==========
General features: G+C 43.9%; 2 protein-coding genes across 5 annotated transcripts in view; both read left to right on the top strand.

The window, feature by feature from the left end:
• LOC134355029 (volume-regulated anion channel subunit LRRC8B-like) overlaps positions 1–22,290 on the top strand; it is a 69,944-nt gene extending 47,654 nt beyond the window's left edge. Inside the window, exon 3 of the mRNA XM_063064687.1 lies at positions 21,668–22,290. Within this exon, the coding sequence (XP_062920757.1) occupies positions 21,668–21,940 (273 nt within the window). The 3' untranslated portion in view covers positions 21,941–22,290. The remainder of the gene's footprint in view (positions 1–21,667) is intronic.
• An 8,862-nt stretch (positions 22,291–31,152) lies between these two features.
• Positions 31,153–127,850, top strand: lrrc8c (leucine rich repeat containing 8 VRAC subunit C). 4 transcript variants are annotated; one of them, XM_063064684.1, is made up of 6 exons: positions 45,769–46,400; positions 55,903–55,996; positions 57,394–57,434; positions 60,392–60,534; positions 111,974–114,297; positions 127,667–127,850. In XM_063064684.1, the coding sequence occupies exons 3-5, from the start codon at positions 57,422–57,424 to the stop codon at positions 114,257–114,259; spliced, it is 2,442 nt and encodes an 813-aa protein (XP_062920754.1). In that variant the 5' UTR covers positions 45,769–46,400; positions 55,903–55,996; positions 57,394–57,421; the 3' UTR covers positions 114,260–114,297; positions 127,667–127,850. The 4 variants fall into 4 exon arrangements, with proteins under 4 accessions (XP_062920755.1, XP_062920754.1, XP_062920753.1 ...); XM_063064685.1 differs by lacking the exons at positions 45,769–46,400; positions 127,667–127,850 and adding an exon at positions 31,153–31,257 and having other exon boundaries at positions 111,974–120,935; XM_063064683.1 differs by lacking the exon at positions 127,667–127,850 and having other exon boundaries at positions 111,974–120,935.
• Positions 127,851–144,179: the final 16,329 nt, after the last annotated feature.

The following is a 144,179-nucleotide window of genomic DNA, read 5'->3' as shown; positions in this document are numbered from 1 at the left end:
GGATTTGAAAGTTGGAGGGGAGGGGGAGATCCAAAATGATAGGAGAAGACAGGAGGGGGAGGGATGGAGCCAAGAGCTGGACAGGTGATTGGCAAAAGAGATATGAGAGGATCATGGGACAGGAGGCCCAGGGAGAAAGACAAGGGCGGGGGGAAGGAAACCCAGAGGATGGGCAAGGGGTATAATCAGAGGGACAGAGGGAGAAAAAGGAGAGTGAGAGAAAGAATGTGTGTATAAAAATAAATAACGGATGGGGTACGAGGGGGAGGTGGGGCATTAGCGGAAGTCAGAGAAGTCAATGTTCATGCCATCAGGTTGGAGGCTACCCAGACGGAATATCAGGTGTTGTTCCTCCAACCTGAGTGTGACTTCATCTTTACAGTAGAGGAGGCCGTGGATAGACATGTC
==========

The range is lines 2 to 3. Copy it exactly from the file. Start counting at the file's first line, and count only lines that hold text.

The window, feature by feature from the left end:
• LOC134355029 (volume-regulated anion channel subunit LRRC8B-like) overlaps positions 1–22,290 on the top strand; it is a 69,944-nt gene extending 47,654 nt beyond the window's left edge. Inside the window, exon 3 of the mRNA XM_063064687.1 lies at positions 21,668–22,290. Within this exon, the coding sequence (XP_062920757.1) occupies positions 21,668–21,940 (273 nt within the window). The 3' untranslated portion in view covers positions 21,941–22,290. The remainder of the gene's footprint in view (positions 1–21,667) is intronic.